• There is no minimum income or maximum debt requirements.
  • The business accounts for its assets and liabilities
  • A proposed reorganization plan is presented to creditors for approval.
  • The plan can then be confirmed by the court.

Chapter 11 is complex and can be quite convoluted for a small business. In 2020, Subchapter V was added to the Chapter 11 bankruptcy code. Small businesses can use this less complex section of Chapter 11 to continue serving customers and clients while reorganizing their business

Chapter 12

Fort Worth has a rich history in agriculture. There are more than 900,000 acres of agricultural land in the Fort Worth area. More than 800,000 are in crops while 80,000 are in pasture. Farming is still a means for many to make their living. This bankruptcy is specifically for “family farmers” and “family fishermen” who are under financial distress despite having a regular income. Chapter 12 allows these farmers and fisherman to restructure their debts into a payment plan.

Chapter 15

Our economy has become increasingly global in the last 50 years. Addressing the need to create a mean Chapter 15, added to the U.S. Bankruptcy Code in 2005, reflects the nature of a global economy. Some bankruptcy cases involve other countries. A foreign debtor with assets in more than one country would use Chapter 15.

Chapter 9

Municipalities (cities, towns, counties, school districts) can file for bankruptcy through Chapter 9 bankruptcy. Towns and cities declaring bankruptcy are uncommon, but it does happen. From Stockton, CA to Prichard, AL, and up to Central Falls, RI, towns and other jurisdictions have filed for bankruptcy.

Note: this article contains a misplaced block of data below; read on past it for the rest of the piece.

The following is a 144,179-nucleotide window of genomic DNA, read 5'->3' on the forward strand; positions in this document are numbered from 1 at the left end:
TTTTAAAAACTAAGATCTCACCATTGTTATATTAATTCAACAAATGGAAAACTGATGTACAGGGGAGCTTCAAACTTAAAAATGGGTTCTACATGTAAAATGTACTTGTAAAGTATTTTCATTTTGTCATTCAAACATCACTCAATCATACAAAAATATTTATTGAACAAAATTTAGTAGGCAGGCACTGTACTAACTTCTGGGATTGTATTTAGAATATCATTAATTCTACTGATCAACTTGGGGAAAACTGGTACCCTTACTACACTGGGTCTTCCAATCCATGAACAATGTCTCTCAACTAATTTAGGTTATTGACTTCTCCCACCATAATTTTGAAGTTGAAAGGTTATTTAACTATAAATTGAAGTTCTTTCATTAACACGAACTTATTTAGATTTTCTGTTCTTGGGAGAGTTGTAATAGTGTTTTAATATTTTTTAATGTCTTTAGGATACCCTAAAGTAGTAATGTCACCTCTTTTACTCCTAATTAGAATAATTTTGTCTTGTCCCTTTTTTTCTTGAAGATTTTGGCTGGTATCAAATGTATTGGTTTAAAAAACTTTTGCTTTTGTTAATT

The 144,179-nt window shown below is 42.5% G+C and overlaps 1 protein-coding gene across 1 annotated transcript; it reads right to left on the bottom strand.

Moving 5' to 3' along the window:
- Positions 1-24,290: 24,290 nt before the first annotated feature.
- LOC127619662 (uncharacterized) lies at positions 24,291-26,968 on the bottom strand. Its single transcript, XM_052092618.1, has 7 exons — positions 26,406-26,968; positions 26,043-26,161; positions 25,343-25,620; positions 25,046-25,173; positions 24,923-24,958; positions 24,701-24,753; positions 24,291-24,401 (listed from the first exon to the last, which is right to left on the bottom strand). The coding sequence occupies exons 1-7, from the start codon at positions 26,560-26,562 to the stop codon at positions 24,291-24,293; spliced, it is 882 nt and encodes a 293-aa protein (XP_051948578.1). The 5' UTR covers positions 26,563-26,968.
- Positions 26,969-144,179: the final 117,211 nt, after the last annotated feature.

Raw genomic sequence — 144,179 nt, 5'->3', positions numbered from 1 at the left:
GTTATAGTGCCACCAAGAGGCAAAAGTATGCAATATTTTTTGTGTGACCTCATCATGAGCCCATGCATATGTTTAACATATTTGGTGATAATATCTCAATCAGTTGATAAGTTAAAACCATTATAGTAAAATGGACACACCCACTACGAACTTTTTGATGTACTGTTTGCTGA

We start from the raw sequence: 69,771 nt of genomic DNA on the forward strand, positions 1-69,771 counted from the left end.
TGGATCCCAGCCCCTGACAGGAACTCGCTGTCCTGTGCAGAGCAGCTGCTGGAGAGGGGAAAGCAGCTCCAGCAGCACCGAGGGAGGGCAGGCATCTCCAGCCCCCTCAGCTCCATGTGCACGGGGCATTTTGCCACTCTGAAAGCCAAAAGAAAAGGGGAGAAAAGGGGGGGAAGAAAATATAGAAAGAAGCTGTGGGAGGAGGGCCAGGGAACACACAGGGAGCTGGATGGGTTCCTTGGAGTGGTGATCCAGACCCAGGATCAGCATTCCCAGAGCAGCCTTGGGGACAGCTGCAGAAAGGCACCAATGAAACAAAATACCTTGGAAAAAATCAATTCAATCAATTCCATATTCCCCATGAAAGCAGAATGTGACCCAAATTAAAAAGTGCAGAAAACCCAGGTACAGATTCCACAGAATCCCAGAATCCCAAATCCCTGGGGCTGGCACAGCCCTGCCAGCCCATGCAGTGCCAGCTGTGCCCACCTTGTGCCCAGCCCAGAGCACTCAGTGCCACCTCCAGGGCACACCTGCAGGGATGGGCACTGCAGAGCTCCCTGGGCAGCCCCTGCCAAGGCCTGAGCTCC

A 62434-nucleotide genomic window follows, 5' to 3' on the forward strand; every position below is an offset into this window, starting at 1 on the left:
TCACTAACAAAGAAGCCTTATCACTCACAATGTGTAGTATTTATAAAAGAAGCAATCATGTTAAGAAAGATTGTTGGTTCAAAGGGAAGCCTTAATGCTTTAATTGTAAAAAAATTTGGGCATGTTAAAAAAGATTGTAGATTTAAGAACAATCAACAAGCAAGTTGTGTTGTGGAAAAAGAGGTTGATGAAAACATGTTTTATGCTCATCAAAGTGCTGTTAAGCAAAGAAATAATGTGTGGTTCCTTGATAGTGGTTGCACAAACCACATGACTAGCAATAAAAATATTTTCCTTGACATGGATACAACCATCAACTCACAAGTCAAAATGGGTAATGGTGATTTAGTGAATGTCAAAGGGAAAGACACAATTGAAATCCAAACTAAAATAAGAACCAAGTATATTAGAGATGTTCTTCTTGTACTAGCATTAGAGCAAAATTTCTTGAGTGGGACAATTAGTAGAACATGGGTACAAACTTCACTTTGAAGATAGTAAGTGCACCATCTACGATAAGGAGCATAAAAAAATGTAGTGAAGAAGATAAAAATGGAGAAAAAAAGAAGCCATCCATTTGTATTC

Legal Counsel for Fort Worth Bankruptcy Options

Bankruptcy is not a personal failing. Bankruptcy is an opportunity to reclaim your financial footing. While it might not be right for everyone, the various chapters available might hold the answer to relieving the immense pressure you feel. Debt does more than take a financial toll. The mental and emotional damage is just as devastating.

You owe it to yourself to learn whether bankruptcy is the release valve you need. Our attorneys at the Law Offices of March M. Childress can answer your questions, guiding you through the pros and cons in your unique circumstances.

Contact us today to schedule a consultation. Call (817) 497-8148 to get started.

Meet Our Team 

Dedicated Legal Professionals
  • Mark M. Childress
  • Desiree A. Hartwigsen
  • Sarah E. Robbins
  • Konnor N. Lee
  • Laura E. Richardson
  • Melissa S. Mozingo
  • Amie M. Wilson
  • Kristie M. Falbo
  • Rick J. Mitchell
  • Kelsie Connell
  • Mark M. Childress Mark M. Childress

    Founding Attorney

    Honors & Awards Top Young Lawyers in Texas Tarrant County's Top Attorney's Top Attorneys – Fort Worth Magazine - 2008 TO ...
    Mark M. Childress Photo
  • Desiree A. Hartwigsen Desiree A. Hartwigsen

    Managing Attorney

    Desiree A. Hartwigsen grew up in Stephenville, Texas where she graduated from Tarleton State University with a Bachelor of Science in Criminal Justice. During her time at Tarleton, Desiree studied abroad in London, England at Queen Mary’s University where she studied Comparative Criminal Justice.
    Desiree A. Hartwigsen Photo
  • Sarah E. Robbins Sarah E. Robbins

    Senior Litigator